Sanders’ Wife And Kid Shut Down Their Shady ‘Think Tank’

REUTERS/Andrew Kelly

Daily Caller News Foundation logo
Grace Carr Reporter
Font Size:

The Sanders Institute will suspend operations in an effort to stave off extreme scrutiny and criticism that the organization may have blurred familial lines with campaign fundraising.

The Institute will no longer accept donations and will cease to operate at least until the end of May “so there could not even be an appearance of impropriety,” presidential candidate Bernie Sanders’ wife, Jane Sanders, told The Associated Press.

The mission of the Institute is to “revitalize democracy by actively engaging individuals, organizations and the media in the pursuit of progressive solutions to economic, environmental, racial and social justice issues,” according to its website. Among its fellows are founder Jane Sanders, Black Lives Matter activist Shaun King, and presidential hopeful Democratic Hawaii Rep. Tulsi Gabbard.

Jane Sanders and her son David Driscoll are the co-founders of the Institute. The organization pays Driscoll $100,000 a year for his work at the Institute and Jane Sanders receives no salary.

The move comes after Hillary Clinton faced heavy scrutiny regarding her family’s nonprofit, The Clinton Foundation. Then-presidential candidate Bernie Sanders heavily criticized Clinton, suggesting that husband and daughter Bill and Chelsea Clinton’s involvement with the organization may have crossed legal lines. He also accused the organization of providing access to foreign leaders to buy influence into the campaign, The AP reported.

“For a politician who runs on fairness and socialist principles, this looks like the old political games,” said Lawrence R. Jacobs, director of the Center for the Study of Politics and Governance at the University of Minnesota’s Humphrey School of Public Affairs, according to The AP. (RELATED: Bernie Sanders Emerges As Early Frontrunner As Democrats Line Up To Announce For 2020 Race)

As a 501c3 organization, The Sanders Institute is barred from participating “in any campaign activity for or against political candidates.” The Institute is also prohibited from any substantial involvement in influencing legislation.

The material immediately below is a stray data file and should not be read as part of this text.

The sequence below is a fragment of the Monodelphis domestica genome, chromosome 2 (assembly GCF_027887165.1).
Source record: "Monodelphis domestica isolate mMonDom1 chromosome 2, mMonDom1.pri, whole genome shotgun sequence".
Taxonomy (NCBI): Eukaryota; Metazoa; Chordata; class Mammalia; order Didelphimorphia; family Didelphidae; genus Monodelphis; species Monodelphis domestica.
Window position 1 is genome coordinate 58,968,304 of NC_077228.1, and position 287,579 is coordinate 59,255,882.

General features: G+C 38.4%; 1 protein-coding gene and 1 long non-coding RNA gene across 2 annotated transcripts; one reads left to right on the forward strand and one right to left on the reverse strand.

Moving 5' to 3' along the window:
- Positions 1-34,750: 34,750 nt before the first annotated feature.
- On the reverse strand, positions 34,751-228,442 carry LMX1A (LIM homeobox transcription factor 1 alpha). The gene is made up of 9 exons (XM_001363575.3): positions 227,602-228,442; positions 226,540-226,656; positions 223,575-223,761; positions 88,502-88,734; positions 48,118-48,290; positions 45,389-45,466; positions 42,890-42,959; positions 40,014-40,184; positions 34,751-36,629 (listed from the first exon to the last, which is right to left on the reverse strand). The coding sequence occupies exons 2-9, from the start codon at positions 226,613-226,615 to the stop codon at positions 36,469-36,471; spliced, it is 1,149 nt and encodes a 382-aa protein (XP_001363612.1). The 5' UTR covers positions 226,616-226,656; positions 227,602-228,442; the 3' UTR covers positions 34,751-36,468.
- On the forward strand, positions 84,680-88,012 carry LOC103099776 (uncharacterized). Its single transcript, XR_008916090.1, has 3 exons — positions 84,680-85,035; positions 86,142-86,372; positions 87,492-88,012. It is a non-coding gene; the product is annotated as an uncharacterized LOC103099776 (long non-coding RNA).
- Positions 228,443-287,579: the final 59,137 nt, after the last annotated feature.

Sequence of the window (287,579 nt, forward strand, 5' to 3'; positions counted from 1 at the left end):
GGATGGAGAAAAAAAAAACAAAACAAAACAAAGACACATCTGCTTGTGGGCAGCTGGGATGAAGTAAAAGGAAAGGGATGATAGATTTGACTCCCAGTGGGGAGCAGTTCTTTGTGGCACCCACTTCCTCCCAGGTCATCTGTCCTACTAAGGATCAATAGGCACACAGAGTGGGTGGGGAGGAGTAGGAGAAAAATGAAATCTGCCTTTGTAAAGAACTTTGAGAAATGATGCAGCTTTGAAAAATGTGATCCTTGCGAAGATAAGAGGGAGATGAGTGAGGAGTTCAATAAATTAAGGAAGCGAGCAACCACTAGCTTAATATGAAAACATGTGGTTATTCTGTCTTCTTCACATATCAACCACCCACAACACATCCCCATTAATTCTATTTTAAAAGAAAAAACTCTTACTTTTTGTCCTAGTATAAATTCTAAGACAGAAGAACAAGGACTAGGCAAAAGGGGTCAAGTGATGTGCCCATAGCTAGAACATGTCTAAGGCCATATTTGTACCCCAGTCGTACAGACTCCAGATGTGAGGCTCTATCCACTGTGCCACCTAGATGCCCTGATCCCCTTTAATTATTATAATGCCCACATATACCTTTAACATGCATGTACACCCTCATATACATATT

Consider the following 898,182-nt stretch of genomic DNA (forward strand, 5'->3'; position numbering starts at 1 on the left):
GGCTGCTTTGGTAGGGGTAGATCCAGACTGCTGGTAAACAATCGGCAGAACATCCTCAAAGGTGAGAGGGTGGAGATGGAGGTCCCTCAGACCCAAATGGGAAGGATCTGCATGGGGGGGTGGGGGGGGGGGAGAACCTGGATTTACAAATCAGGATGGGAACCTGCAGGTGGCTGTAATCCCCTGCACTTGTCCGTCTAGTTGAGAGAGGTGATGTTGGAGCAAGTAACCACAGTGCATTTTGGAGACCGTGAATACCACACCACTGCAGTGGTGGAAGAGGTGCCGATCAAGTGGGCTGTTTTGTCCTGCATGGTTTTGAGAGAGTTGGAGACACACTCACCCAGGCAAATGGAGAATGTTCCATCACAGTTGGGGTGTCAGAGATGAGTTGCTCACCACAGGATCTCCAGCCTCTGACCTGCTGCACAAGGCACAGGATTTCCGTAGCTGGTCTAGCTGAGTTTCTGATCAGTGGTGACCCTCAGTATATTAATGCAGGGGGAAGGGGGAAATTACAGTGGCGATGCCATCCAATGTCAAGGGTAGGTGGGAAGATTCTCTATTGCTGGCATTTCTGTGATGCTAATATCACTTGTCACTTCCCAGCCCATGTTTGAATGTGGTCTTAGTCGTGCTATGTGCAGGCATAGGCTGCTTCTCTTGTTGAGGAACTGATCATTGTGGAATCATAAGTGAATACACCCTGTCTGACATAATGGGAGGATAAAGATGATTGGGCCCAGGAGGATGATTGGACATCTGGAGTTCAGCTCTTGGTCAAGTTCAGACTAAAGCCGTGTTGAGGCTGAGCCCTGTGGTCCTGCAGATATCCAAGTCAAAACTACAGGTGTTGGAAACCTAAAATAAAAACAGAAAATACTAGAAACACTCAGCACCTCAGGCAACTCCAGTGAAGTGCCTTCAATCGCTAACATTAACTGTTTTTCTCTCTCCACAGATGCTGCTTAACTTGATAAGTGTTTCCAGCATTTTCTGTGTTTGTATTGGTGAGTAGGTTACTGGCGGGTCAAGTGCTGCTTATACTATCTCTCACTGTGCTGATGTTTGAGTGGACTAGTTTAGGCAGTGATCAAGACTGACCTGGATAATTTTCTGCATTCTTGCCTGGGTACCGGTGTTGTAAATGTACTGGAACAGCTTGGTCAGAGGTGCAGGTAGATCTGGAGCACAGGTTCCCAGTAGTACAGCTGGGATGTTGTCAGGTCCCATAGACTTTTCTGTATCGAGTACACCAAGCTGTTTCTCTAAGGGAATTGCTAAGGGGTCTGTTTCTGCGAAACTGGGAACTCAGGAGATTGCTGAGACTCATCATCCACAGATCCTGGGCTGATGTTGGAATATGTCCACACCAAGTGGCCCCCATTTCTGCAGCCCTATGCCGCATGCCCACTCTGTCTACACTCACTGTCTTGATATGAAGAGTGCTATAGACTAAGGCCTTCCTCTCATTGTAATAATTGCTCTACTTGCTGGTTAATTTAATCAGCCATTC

Attendees cheer 2020 U.S. presidential candidate and U.S. Senator Bernie Sanders as he speaks during one of his first campaign events in Chicago, Illinois, U.S., March 3, 2019. REUTERS/Joshua Lott

The Institute has declined to disclose its donors. “We haven’t disclosed names and contribution amounts because we’ve relied mainly on small donor contributions from thousands of people. The bulk of our donations come from donors that contribute less than $100,” Driscoll said, according to The AP.

Federal tax returns reveal the group raised $459,000 in 2017, according to The AP. The Institute raised $730,000 in 2018, Jane Sanders told The AP. She says many of the donations are small and from roughly 10,000 donors.

Bernie Sanders raised over $1 million in the first few hours after announcing his 2020 run for president in mid February.

The Independent Vermont Senator and self-declared socialist has been a frontrunner in the polls.

“It’s sometimes important to play it safe,” founding board member and actor Danny Glover said, according to The AP. He defended the organization but said that criticism is to be expected, especially from the Democratic Party.

“This is a very dangerous moment,” Glover said.

Follow Grace on Twitter.

Content created by The Daily Caller News Foundation is available without charge to any eligible news publisher that can provide a large audience. For licensing opportunities of our original content, please contact